Here’s what you look like in a Panamanian village with the Embera Tribe with no idea that you have a large tumor growing on the right side of your brain. I connected with this Mom and two sisters, we didn’t need language to know that we felt a connection. They gave me a bracelet they had made. January 14, 2014
So this blog that became such a release and heightened my understanding when I was diagnosed with breast cancer three years ago, will now become a place where I will be spending some time. I love to write and I know that through writing, one can understand what one really thinks about what is going on. I must first say that I am changed. I have had such an amazing experience that I will only totally share with my family and dear friends, but I want to tell the world some of what has been impressed on me. I have been “wreaked” in a profound way. I can’t look at the world the same, I can hardly tolerate the T.V. noise, I want to hear Mozart, I can’t stand that people are not living their lives to the fullest but having said all of that, I have an overwhelming feeling of love and peace. I know some people will read this and marvel that this is possible, that news of a large mass in your brain could not leave you reeling with the deepest feelings of despair but that did not happen.
I have been buoyed up by angels, they are pulling for us and their concern for us is real and profound. The other part that I need to shout to the world is that we all need to step-it-up and help each other. We need to get out into our communities and make a difference. It’s not ok to just be worried about your own self and your own comforts. First, make sure that your own family, children and grandchildren are taken care of, physically, emotionally and spiritually. Then get out there and help other people. Our city, Salt Lake, is full of people who need us. The world needs us to care. We have the power to make this such an amazing place but it won’t happen unless we change. We are all connected to each other deeper than most of us understand and to help another person, helps us all. We are not doing enough.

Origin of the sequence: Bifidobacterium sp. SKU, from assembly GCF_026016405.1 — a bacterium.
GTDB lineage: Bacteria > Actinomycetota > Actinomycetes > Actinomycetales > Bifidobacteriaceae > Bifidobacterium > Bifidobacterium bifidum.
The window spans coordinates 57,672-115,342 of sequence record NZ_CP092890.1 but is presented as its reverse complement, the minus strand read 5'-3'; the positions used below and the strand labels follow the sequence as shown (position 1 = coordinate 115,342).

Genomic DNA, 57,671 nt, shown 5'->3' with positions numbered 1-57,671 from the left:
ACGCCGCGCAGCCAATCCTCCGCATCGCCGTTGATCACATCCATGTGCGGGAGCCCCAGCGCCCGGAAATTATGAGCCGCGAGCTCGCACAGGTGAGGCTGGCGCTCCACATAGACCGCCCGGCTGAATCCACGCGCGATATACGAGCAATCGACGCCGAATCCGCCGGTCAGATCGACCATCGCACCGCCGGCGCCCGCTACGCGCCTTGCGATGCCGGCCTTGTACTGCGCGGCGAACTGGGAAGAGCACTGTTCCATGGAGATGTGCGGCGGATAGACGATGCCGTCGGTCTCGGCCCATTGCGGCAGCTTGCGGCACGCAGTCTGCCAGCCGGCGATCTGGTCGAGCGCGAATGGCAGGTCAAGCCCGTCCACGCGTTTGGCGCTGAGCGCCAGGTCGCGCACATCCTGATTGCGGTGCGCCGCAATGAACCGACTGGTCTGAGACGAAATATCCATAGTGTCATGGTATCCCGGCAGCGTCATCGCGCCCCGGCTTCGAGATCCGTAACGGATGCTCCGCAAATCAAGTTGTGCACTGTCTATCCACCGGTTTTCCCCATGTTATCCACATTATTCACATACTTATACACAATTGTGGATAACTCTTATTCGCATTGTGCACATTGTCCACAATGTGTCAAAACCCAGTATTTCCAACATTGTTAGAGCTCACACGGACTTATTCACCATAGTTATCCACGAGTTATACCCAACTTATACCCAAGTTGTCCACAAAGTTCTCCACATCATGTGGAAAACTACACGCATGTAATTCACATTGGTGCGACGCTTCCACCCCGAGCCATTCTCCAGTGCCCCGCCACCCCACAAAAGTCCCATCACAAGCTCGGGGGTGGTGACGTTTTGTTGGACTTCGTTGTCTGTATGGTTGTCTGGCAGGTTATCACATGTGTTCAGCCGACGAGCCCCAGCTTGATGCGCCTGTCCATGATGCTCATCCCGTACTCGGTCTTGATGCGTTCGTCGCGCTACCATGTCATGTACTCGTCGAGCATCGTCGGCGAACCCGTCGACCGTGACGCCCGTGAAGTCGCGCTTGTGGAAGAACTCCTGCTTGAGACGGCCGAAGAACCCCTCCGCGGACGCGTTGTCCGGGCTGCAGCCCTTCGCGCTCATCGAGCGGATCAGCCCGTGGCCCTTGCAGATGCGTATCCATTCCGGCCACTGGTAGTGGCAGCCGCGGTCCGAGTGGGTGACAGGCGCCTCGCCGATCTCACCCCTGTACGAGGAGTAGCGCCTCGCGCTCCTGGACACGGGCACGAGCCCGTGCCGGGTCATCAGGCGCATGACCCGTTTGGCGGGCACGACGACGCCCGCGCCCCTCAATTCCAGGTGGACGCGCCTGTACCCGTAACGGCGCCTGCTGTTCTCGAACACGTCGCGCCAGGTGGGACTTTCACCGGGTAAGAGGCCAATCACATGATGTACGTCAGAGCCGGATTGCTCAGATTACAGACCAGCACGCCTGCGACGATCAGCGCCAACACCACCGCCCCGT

Now, a bit of the story. Last Wednesday, January 22, I was told I had a tumor on the right side of my brain. Joe and I looked at each other, and I watched as tears filled his eyes. Another insight hit me as I hurt to wonder what was in store for him. They took me for a CT Scan to determine what else was going on with the rest of my body so they would know how to proceed with the tumor. They couldn’t see anything else going on. While I was in the scan, a neurosurgeon, whose father we knew and actually knew of him when he was young, and my brother-in-law, Pete, came and met with Joe. They told him that the tumor was treatable and that we would need to remove it, soon. My records and insurance are at another hospital and a surgeon from that hospital just happened to be there at that time scrubbing up to operate on a patient. We saw miracle after miracle like this in our treatment. The neurosurgeon came to meet with Joe and we were able to consult with him later that day and schedule surgery for Friday. I am so grateful for these incredibly smart and hard-working doctors who have prepared themselves so that they were ready for my surgery. My brother-in-law Pete is amazing. I asked him if this was it for me, meaning the end and he said “It’s treatable”. Those were comforting words. More tomorrow…
Alex, Katie & Taylor, and Joe skiing at Snowbird the week before surgery.